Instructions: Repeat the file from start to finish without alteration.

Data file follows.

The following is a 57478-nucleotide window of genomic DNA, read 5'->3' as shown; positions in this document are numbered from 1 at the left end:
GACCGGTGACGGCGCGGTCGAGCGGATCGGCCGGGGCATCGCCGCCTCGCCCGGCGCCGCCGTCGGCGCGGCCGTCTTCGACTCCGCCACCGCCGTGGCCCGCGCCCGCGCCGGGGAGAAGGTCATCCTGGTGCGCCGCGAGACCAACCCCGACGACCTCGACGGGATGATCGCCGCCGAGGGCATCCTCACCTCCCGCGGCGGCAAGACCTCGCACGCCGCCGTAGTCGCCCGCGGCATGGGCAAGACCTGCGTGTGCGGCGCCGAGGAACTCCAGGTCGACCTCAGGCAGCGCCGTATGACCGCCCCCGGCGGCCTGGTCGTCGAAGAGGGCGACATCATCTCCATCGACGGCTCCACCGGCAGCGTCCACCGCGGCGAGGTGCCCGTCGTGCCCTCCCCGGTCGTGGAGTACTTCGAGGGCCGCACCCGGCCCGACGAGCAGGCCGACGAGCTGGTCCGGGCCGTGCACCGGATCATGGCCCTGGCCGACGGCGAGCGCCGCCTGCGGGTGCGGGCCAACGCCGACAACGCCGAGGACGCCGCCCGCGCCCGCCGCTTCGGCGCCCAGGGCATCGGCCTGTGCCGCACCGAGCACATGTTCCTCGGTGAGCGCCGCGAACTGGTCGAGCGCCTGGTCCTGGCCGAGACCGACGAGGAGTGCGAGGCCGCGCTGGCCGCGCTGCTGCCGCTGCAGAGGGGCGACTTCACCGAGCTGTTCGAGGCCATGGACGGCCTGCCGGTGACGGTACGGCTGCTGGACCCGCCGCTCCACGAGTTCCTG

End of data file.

The following is a 57478-nucleotide window of genomic DNA, read 5'->3' as shown; positions in this document are numbered from 1 at the left end:
GACCGGTGACGGCGCGGTCGAGCGGATCGGCCGGGGCATCGCCGCCTCGCCCGGCGCCGCCGTCGGCGCGGCCGTCTTCGACTCCGCCACCGCCGTGGCCCGCGCCCGCGCCGGGGAGAAGGTCATCCTGGTGCGCCGCGAGACCAACCCCGACGACCTCGACGGGATGATCGCCGCCGAGGGCATCCTCACCTCCCGCGGCGGCAAGACCTCGCACGCCGCCGTAGTCGCCCGCGGCATGGGCAAGACCTGCGTGTGCGGCGCCGAGGAACTCCAGGTCGACCTCAGGCAGCGCCGTATGACCGCCCCCGGCGGCCTGGTCGTCGAAGAGGGCGACATCATCTCCATCGACGGCTCCACCGGCAGCGTCCACCGCGGCGAGGTGCCCGTCGTGCCCTCCCCGGTCGTGGAGTACTTCGAGGGCCGCACCCGGCCCGACGAGCAGGCCGACGAGCTGGTCCGGGCCGTGCACCGGATCATGGCCCTGGCCGACGGCGAGCGCCGCCTGCGGGTGCGGGCCAACGCCGACAACGCCGAGGACGCCGCCCGCGCCCGCCGCTTCGGCGCCCAGGGCATCGGCCTGTGCCGCACCGAGCACATGTTCCTCGGTGAGCGCCGCGAACTGGTCGAGCGCCTGGTCCTGGCCGAGACCGACGAGGAGTGCGAGGCCGCGCTGGCCGCGCTGCTGCCGCTGCAGAGGGGCGACTTCACCGAGCTGTTCGAGGCCATGGACGGCCTGCCGGTGACGGTACGGCTGCTGGACCCGCCGCTCCACGAGTTCCTG